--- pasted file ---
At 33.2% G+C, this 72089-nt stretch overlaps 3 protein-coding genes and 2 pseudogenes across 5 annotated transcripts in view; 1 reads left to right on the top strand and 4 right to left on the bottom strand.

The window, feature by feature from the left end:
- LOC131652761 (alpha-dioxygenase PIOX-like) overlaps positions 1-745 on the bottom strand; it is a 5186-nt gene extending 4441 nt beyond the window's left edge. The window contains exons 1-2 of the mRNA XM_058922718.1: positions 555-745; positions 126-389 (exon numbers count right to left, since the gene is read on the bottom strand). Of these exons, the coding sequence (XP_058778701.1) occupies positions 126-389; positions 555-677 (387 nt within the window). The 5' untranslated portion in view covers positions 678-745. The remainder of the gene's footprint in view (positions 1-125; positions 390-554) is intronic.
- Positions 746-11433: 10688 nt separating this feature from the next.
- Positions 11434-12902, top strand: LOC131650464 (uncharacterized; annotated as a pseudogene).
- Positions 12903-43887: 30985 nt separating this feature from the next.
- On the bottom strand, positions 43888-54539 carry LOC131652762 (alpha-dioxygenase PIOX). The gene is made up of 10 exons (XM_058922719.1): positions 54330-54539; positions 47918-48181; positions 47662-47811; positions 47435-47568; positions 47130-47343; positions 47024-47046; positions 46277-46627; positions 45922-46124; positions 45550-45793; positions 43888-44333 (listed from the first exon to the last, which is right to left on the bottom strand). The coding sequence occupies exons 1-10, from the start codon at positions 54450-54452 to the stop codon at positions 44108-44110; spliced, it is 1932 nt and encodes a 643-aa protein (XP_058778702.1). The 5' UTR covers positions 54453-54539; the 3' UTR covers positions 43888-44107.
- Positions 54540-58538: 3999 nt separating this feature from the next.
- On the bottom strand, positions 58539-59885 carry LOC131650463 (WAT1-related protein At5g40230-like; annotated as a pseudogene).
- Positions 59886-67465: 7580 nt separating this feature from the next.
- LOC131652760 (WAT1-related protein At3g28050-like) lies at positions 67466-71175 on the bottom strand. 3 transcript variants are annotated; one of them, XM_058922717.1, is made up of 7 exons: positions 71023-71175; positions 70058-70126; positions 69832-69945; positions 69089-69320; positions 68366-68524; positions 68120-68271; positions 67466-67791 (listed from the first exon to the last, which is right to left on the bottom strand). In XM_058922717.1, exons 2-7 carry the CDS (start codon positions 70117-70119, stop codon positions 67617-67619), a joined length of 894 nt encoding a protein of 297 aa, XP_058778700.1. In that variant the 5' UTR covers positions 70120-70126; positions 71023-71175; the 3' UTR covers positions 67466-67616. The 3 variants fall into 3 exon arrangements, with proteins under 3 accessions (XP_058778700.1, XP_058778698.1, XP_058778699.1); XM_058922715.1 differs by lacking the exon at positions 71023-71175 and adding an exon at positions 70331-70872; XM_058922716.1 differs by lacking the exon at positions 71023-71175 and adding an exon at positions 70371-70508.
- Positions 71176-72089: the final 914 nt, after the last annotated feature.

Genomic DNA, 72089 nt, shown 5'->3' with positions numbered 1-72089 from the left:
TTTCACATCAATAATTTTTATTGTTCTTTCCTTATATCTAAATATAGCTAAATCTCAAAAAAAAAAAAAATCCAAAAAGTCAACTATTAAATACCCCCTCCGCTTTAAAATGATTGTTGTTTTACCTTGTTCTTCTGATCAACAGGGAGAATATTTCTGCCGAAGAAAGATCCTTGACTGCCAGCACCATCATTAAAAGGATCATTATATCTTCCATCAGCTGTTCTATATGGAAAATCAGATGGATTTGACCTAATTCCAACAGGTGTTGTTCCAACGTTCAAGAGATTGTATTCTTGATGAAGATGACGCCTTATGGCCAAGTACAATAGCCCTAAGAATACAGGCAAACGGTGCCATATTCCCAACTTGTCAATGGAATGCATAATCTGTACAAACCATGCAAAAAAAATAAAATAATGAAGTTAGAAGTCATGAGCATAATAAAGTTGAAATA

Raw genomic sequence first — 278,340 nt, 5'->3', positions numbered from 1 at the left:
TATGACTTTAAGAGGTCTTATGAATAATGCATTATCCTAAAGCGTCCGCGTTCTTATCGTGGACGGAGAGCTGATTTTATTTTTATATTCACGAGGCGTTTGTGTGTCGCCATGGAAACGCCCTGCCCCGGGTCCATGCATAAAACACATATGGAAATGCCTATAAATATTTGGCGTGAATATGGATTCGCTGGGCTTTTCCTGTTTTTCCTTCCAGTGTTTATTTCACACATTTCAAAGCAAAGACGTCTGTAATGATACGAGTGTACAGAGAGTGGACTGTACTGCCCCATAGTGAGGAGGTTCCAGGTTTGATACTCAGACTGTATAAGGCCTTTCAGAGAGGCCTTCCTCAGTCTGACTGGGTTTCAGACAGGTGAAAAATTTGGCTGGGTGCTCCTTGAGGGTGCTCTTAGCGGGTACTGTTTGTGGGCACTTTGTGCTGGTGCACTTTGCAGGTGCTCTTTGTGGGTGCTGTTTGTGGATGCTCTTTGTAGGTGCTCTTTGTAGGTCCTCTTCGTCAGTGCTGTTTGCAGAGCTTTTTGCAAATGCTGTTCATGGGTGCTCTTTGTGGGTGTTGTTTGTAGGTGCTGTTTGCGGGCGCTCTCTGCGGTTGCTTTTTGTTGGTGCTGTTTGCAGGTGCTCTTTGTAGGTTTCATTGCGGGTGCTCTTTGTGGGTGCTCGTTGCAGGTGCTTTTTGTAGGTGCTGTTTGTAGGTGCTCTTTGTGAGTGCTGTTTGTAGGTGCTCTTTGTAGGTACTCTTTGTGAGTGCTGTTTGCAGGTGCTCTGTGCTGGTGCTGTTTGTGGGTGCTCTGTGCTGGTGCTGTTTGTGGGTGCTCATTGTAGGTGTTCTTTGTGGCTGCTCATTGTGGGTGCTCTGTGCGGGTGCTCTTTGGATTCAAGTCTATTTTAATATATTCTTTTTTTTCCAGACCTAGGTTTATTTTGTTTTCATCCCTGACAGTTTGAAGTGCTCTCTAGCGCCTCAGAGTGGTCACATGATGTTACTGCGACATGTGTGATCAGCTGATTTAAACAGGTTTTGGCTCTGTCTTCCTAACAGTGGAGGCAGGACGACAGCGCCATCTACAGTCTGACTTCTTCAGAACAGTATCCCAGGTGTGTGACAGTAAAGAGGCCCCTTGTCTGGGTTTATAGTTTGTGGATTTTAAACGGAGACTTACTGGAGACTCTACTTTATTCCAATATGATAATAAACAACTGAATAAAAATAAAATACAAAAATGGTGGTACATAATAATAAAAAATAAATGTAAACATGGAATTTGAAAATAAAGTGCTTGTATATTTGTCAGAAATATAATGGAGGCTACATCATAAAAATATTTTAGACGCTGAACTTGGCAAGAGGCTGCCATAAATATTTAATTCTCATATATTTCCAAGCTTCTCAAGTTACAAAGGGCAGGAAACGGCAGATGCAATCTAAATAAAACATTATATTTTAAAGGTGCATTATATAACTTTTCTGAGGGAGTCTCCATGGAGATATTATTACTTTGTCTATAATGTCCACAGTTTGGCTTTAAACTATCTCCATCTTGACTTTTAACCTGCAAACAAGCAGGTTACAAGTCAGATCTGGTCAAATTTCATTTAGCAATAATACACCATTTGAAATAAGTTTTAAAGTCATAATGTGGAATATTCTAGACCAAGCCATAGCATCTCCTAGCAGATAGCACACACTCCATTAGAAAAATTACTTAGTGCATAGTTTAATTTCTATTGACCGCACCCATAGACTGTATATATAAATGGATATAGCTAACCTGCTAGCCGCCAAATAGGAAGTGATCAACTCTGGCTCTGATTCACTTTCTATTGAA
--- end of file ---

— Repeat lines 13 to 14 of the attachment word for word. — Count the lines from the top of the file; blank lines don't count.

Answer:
Genomic DNA, 72089 nt, shown 5'->3' with positions numbered 1-72089 from the left:
TTTCACATCAATAATTTTTATTGTTCTTTCCTTATATCTAAATATAGCTAAATCTCAAAAAAAAAAAAAATCCAAAAAGTCAACTATTAAATACCCCCTCCGCTTTAAAATGATTGTTGTTTTACCTTGTTCTTCTGATCAACAGGGAGAATATTTCTGCCGAAGAAAGATCCTTGACTGCCAGCACCATCATTAAAAGGATCATTATATCTTCCATCAGCTGTTCTATATGGAAAATCAGATGGATTTGACCTAATTCCAACAGGTGTTGTTCCAACGTTCAAGAGATTGTATTCTTGATGAAGATGACGCCTTATGGCCAAGTACAATAGCCCTAAGAATACAGGCAAACGGTGCCATATTCCCAACTTGTCAATGGAATGCATAATCTGTACAAACCATGCAAAAAAAATAAAATAATGAAGTTAGAAGTCATGAGCATAATAAAGTTGAAATA